Costacurta was the instigator, the first to stir up hostilities with the opposition's forwards, while Baresi proceeded in a state of calm that was often somewhat menacing. If a striker found that either the ball or his balance had gone missing, robbed from him by a well-placed toe- poke or trip, it was rare for Baresi's fingerprints to be found at the scene. At a time when English defenders were typified by their execution of endless sliding tackles, Baresi made it the fashion to end the game with a clean pair of knees. His was defence not as thunder, but theft.
To either side of Baresi and Costacurta were full-backs from two very different stylistic schools. Mauro Tassotti, on the right, was all brash tenacity and blue-collar bustle, while on the left Paolo Maldini looked more like someone who'd been kidnapped from his final year of fashion college. Tassotti's appearance was reassuringly brutish, with the kind of features you might expect to find at the bottom of a bar-fight, whereas you could imagine Maldini playing the game with a silk scarf flailing over both shoulders.
Maldini, as it would turn out, was deceptively dandyish. He was no figure of fragile beauty, and would last eight seasons longer in the Milan first team squad than Tassotti - 25 to 17. What's more, his trademark, ironically enough, was very English: the immaculately-timed sliding tackle, with which he would whiplash many a stray ball safely into the stands.
The team was completed by three artisans: Giovanni Galli in goal; and Alberigo Evani and Carlo Ancelotti in midfield. Dependability was their watchword; and, in Evani and Ancelotti, Sacchi found the perfect practitioners of the pressing system which would see AC Milan retain the European Cup, the only team to do so in the modern era. Ancelotti's apprenticeship in a team with such gifted players, it seems, was fine training for his career in management, which would see him take Milan to the final of the UEFA Champions League on three occasions in five years, winning it twice (in 2003 and 2007).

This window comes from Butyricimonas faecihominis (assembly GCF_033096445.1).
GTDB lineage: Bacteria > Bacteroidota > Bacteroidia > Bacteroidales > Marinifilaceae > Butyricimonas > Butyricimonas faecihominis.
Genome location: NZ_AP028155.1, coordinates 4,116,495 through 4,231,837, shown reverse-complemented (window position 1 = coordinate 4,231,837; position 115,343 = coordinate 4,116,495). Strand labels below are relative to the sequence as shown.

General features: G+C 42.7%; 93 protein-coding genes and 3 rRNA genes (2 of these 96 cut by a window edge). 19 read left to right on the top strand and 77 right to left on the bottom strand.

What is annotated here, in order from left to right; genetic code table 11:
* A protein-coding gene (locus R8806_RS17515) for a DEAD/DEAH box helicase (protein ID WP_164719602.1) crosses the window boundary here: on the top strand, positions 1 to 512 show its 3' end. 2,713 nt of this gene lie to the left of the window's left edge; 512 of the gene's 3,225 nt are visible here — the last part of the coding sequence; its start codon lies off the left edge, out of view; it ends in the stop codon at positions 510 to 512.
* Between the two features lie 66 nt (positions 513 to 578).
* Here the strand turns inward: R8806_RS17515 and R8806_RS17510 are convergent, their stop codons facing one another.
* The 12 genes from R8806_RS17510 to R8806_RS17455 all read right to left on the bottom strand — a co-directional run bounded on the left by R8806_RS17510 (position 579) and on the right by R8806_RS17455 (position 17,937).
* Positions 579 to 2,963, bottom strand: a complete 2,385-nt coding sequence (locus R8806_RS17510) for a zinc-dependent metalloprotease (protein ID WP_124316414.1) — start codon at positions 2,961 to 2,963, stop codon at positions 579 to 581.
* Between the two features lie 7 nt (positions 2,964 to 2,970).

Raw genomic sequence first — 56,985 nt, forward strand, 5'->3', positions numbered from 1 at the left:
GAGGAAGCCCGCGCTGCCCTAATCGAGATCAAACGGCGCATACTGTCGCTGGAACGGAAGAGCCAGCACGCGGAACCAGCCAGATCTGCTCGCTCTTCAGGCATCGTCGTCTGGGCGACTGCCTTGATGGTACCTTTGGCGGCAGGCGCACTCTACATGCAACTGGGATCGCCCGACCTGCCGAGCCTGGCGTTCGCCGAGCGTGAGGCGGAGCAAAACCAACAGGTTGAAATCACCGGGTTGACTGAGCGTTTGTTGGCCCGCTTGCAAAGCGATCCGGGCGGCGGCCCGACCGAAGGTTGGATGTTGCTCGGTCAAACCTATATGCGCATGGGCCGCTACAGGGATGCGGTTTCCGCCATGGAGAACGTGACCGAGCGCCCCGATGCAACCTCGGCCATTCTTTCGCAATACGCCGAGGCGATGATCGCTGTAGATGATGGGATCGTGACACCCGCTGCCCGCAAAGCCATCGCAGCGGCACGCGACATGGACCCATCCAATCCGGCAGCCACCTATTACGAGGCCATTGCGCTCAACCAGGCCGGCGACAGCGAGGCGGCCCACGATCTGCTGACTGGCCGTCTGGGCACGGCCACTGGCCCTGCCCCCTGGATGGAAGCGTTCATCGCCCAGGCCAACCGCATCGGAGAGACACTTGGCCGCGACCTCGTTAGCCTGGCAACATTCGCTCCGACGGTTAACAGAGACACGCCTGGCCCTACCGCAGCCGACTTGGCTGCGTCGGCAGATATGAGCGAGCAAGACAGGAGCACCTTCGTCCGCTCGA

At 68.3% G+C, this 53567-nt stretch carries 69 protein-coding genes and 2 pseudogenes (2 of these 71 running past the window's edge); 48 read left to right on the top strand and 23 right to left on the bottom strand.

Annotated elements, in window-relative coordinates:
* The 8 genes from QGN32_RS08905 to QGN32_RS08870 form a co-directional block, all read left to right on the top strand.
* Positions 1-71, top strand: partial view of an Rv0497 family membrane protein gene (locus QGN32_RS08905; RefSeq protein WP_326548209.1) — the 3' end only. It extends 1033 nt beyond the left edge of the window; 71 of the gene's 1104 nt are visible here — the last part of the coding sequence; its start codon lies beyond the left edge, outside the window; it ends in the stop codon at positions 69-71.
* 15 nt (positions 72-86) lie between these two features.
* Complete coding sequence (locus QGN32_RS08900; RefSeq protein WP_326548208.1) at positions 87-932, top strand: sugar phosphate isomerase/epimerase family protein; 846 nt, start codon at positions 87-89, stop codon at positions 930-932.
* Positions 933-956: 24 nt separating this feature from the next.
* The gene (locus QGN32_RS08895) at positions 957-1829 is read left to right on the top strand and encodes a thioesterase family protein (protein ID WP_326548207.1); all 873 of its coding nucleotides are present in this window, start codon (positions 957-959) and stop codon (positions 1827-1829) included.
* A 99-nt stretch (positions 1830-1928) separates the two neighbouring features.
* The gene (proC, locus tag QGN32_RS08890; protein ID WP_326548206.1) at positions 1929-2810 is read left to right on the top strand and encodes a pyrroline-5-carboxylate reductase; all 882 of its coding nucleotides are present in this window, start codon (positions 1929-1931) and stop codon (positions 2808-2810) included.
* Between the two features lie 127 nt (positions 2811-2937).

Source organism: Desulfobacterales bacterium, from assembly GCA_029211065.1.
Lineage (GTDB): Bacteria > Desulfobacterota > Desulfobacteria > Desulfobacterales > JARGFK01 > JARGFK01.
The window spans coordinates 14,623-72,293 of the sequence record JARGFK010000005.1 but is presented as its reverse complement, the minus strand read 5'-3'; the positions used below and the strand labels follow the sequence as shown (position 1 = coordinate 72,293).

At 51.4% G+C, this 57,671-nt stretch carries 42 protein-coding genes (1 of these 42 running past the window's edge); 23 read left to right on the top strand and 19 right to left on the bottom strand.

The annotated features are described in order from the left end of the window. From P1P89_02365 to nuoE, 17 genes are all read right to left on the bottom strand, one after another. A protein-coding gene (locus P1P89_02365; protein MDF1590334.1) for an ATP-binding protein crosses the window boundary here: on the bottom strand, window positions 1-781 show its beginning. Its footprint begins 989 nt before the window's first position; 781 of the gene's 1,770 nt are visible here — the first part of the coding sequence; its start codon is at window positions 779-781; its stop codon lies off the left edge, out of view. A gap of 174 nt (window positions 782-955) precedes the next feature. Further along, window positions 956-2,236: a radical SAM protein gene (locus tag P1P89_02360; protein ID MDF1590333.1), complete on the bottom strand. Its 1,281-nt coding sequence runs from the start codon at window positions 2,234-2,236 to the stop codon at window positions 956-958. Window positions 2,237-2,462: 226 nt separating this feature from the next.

The 1990 team was an easy one to love. They showed that you could have your cake and eat it: they proved that you didn't have to sacrifice grace for graft. As much as anything, they had not one but two of the best kits in sport: their all-white away strip channelled the angelic air of Real Madrid, whilst their home shirt was an arrogant banner of broad black and red stripes, with "MEDIOLANUM" emblazoned across the breast in emphatic white capitals. By the time I reached university, I had long since done away with the humility of my pre-teen years: and, finding that our college fortuitously had the same kit as the 1990 Milan team, I made sure to snatch the number 9 shirt, my own small homage to van Basten and his successor George Weah.
It is a mark of the greatness of the class of 1990 that they are the only team in the modern era who could conceivably have given Pep Guardiola's Barcelona a run for their money. The 2011 side which Guardiola managed to victory over Sir Alex Ferguson's Manchester United - a 3-1 scoreline not doing full justice to their dominance - featured the core of Spain's World Cup-winning side at their formidable best, and in the end might just have trumped Sacchi's magnificent orchestra.
Of the two, though, it is the three Dutchmen and their band of brilliant brothers who will linger first, if not longer, in my affection. I have had other footballing loves since they glided into view, but they will remain the first truly great team that I had the privilege to witness: and, as an introduction to this sport's unique beauty, I could not have had a finer one.